Specular microscopy of a normal cornea. Note the c Specular microscopy of a normal cornea. Note the compact, uniform hexagonal appearance of the endothelial cells.
Specular microscopy illustrating moderate polymega Specular microscopy illustrating moderate polymegathism and polymorphism. This is thought to be evidence of endothelial physiologic stress.
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Other Tests

Ultrasound pachymetry and optical pachymetry

Both ultrasound and optical pachymetry are methods of measuring corneal thickness. Normal corneal thickness measures about 0.55 mm centrally, increasing to about 0.8 mm in the corneal periphery. Disease states resulting in corneal edema are associated with central corneal thickening as the cornea begins to swell. Corneal thicknesses above 0.6 mm centrally are suspect for corneal edema (although a small number of normal subjects may have this thickness).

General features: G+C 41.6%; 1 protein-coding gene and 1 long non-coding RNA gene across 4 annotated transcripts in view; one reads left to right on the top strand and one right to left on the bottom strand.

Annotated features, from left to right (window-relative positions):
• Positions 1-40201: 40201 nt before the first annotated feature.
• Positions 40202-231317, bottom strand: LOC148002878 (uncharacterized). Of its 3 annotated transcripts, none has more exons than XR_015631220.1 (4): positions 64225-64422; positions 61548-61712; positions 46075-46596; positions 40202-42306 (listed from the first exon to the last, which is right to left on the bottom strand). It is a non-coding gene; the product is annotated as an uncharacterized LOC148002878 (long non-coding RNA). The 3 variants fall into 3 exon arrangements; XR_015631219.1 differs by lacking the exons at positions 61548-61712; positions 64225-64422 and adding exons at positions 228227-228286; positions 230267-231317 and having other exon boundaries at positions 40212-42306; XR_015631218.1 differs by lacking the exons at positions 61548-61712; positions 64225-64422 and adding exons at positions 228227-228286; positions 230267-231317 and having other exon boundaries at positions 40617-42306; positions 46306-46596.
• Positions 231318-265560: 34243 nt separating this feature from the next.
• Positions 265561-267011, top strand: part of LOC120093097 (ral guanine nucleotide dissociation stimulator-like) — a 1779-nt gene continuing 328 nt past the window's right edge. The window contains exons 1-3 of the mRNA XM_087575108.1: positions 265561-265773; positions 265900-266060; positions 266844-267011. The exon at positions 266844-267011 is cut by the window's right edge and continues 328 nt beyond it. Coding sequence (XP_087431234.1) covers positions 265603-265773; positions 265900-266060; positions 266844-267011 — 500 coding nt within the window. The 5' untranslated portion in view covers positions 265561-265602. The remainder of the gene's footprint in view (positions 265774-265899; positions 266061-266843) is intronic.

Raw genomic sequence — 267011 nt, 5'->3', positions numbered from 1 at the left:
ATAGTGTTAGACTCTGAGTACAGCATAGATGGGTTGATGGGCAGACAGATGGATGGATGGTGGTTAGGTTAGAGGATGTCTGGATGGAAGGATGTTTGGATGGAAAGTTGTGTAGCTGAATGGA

Serial measurements are helpful in gauging the progression of a disease process (eg, Fuchs dystrophy), as well as in assessing a given therapeutic regimen (eg, topical steroid use in corneal graft rejection).

Ultrasonic pachymetry is more reproducible and requires less skill than optical pachymetry; optical pachymetry is especially helpful in measuring the depth of cornea pathology (eg, scars, other lesions) when the full thickness of the corneal stroma is not involved and it is necessary for therapeutic reasons to estimate the depth of this pathology (preoperative for excimer laser phototherapeutic keratectomy).

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Histologic Findings

Pathologic findings noted on corneas removed and replaced for PBK include attenuation and absence of normal endothelial cells.[36] Occasionally, evidence of preexisting endothelial dystrophy (eg, Fuchs dystrophy) may be seen. This dystrophy sometimes is missed during the preoperative exam and, as such, is associated with the development of unexpected and uncounseled postoperative corneal edema. The hallmark of this dystrophy is the finding of corneal guttate (Latin for drop) excrescences and a thickened Descemet membrane. Cornea guttate appear as excrescences extending from the Descemet membrane toward the anterior chamber.